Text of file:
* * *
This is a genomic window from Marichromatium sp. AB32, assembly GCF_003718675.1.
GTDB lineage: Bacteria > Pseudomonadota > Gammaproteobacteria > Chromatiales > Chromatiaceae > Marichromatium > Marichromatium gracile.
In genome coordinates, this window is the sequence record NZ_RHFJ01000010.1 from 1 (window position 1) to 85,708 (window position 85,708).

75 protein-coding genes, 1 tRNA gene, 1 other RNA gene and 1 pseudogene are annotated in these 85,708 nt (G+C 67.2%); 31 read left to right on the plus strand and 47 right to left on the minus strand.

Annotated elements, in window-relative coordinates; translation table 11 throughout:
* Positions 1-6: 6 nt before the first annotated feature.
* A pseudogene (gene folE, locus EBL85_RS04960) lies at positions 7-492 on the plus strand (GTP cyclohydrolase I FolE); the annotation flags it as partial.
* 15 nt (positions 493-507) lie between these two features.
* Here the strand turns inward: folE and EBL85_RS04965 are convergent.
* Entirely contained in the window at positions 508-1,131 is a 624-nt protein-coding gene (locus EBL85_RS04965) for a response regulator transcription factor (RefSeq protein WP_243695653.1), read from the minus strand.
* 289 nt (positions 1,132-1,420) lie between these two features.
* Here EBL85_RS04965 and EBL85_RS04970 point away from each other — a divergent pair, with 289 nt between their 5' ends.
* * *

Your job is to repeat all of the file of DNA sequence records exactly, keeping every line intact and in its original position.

This is a genomic window from Marichromatium sp. AB32, assembly GCF_003718675.1.
GTDB lineage: Bacteria > Pseudomonadota > Gammaproteobacteria > Chromatiales > Chromatiaceae > Marichromatium > Marichromatium gracile.
In genome coordinates, this window is the sequence record NZ_RHFJ01000010.1 from 1 (window position 1) to 85,708 (window position 85,708).

75 protein-coding genes, 1 tRNA gene, 1 other RNA gene and 1 pseudogene are annotated in these 85,708 nt (G+C 67.2%); 31 read left to right on the plus strand and 47 right to left on the minus strand.

Annotated elements, in window-relative coordinates; translation table 11 throughout:
* Positions 1-6: 6 nt before the first annotated feature.
* A pseudogene (gene folE, locus EBL85_RS04960) lies at positions 7-492 on the plus strand (GTP cyclohydrolase I FolE); the annotation flags it as partial.
* 15 nt (positions 493-507) lie between these two features.
* Here the strand turns inward: folE and EBL85_RS04965 are convergent.
* Entirely contained in the window at positions 508-1,131 is a 624-nt protein-coding gene (locus EBL85_RS04965) for a response regulator transcription factor (RefSeq protein WP_243695653.1), read from the minus strand.
* 289 nt (positions 1,132-1,420) lie between these two features.
* Here EBL85_RS04965 and EBL85_RS04970 point away from each other — a divergent pair, with 289 nt between their 5' ends.